“Leaders who fail to appreciate this fundamental precept of accountability must also fail to muster the profound commitment true leadership demands.” – Governor General, General Sir Peter Cosgrove 

“The yearning for strong leadership is more about the strength of purpose – clarity of vision – than merely about 'getting tough'.” – Social commentator, Hugh Mackay 

“If your actions inspire others to dream more, learn more, do more and become more, you are a leader.” – American 6th President, John Quincy Adams 

“The first job of a leader is to define a vision for the organization...Leadership is the capacity to translate vision into reality.” – Consultant and author, Warren Bennis 

“As for the best leaders, the people do not notice their existence. The next best, the people honour and praise. The next, the people fear; the next, the people hate.” – Chinese philosopher and founder of Taoism, Lao Tse 

Once you have started to think about how you define leadership, consider what other leaders value. Kouzes and Posner’s research into core values may help.

Business Consultant, Doug Watson FAIM

Business Consultant, Doug Watson FAIM

By interviewing 75,000 leaders over 30 years they have consistently identified the top four core values for the most admired leaders across the world as being honest, forward-looking, inspiring and competent.

Interestingly in Australia, their research shows another value consistently ranks highly… humility.

Finally, reflect upon your own predispositions.

Many of us have completed diagnostic tools aimed at defining our “personality”. What do these tell you about yourself? How does this shape you as a leader? Are you fast-paced or reflective? Are you a people-focused or task-focused person? How do you prioritise outcomes vs. process vs. others vs. yourself? You want your core values to mirror you as a person.

Going through these steps myself there are some recurring themes that emerge.

I like the concepts of achieving results, inspiration, not being noticed, setting a vision, being honest and a focus on others.

As a final check, match these core values to the corporate values of where you work. Make sure they fit and align with your immediate work environment.

If they don’t, ask yourself the question, am I working in the right organisation for me?

Q3. How are you going to measure your success?

There are many measures of success set for us as leaders… job descriptions, reward and recognition schemes, key performance indicators and leadership competency frameworks.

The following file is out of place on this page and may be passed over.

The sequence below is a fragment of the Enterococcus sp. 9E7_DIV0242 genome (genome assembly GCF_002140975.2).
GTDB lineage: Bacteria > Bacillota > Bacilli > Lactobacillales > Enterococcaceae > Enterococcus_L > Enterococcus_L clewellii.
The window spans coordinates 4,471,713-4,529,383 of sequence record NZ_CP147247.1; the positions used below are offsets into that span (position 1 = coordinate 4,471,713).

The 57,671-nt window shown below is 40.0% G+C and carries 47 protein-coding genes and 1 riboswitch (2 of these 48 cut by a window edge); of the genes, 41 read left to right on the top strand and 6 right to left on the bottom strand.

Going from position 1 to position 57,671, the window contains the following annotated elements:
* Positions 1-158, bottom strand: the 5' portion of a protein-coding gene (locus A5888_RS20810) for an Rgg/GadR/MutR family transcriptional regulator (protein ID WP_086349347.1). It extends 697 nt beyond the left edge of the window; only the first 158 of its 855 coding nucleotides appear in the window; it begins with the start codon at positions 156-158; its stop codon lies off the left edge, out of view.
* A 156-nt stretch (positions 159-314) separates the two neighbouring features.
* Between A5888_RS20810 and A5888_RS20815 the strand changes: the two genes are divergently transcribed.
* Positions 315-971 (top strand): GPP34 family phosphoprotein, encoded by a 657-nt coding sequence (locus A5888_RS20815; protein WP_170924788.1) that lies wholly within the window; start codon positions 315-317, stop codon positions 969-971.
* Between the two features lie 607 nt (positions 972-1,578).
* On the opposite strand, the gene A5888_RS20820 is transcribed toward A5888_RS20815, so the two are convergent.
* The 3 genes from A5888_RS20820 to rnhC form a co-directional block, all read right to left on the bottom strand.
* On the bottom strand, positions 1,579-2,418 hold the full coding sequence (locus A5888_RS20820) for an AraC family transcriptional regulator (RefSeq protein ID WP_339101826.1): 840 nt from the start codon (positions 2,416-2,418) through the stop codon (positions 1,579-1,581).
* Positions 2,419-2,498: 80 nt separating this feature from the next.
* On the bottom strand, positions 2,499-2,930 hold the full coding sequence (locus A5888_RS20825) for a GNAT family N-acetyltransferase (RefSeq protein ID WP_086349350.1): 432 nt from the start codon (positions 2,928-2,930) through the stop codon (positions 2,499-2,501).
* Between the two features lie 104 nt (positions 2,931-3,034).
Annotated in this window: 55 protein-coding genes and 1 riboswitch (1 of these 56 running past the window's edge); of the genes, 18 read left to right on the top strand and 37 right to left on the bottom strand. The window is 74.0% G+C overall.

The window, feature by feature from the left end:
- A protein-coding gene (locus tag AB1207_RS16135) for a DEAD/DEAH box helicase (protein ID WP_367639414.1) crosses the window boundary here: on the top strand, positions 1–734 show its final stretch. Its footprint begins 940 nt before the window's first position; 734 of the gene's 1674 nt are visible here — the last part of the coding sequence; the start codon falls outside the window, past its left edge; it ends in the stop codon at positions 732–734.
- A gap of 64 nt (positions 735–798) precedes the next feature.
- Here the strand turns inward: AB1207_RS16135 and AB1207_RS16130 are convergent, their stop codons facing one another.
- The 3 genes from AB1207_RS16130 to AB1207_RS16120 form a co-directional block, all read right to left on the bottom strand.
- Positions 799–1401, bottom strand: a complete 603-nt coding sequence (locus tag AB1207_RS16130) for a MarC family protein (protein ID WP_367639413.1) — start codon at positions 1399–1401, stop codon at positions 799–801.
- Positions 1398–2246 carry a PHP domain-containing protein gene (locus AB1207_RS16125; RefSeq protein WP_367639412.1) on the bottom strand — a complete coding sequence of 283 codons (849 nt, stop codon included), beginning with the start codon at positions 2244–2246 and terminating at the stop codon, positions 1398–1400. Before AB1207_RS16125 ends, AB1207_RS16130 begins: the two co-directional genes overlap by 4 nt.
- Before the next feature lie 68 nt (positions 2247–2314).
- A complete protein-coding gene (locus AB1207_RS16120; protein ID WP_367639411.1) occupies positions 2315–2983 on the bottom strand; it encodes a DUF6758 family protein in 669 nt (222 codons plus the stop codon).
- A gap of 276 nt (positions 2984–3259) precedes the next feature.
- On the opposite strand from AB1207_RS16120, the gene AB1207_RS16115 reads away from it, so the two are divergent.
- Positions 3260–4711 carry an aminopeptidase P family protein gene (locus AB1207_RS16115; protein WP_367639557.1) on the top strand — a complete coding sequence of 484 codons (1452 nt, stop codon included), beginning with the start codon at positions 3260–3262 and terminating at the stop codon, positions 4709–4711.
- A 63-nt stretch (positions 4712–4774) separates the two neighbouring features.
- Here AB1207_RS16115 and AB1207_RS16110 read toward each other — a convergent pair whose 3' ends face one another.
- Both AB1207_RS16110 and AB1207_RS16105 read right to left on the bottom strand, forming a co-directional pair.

This is not what I am talking about here. What I want you to think about is how you will measure your success as a leader.

Think about the traits you want to replicate in your most admired leadership role model or the traits you want to avoid in the least admired leader you have experienced.

What would you like your team to say about you when you are not around? What would you like them to say on your farewell card when you leave the team?

For me, I’d like to be seen as someone who was able to balance caring for people, with a commitment to getting results. All while having a bit of fun along the way.

Bringing it all together… defining your leadership style

Now that you have answered these three key questions, combine your answers into a few sentences that capture the essence of your leadership style.

It may sound easy, but it's hard to get right. It takes time to get the right words, in the right order, with the right emphasis. Start with your first draft, then refine it over time until you are happy with the result.

Here is my first draft:

I want to be a leader that passionately communicates a clear vision for the team. I want to do this in a way that inspires the team and everyone in it to achieve their potential. I will do this by being honest, caring about the whole person and having some fun along the way.

Now you have an idea of the leadership style to which you aspire, reflect on where you are now.

Build a plan to leverage your strengths, improve on your weaknesses and bridge the gaps between the leader you are today and the leader you want to be in the future.

Share your plan with those around you and ask to be held accountable.

AIM WA offers a range of leadership and management courses to help you identify and develop your own leadership style. If you feel you could benefit from one-on-one coaching from an experienced practitioner, AIM WA can help. Make an enquiry today by calling 9383 8000.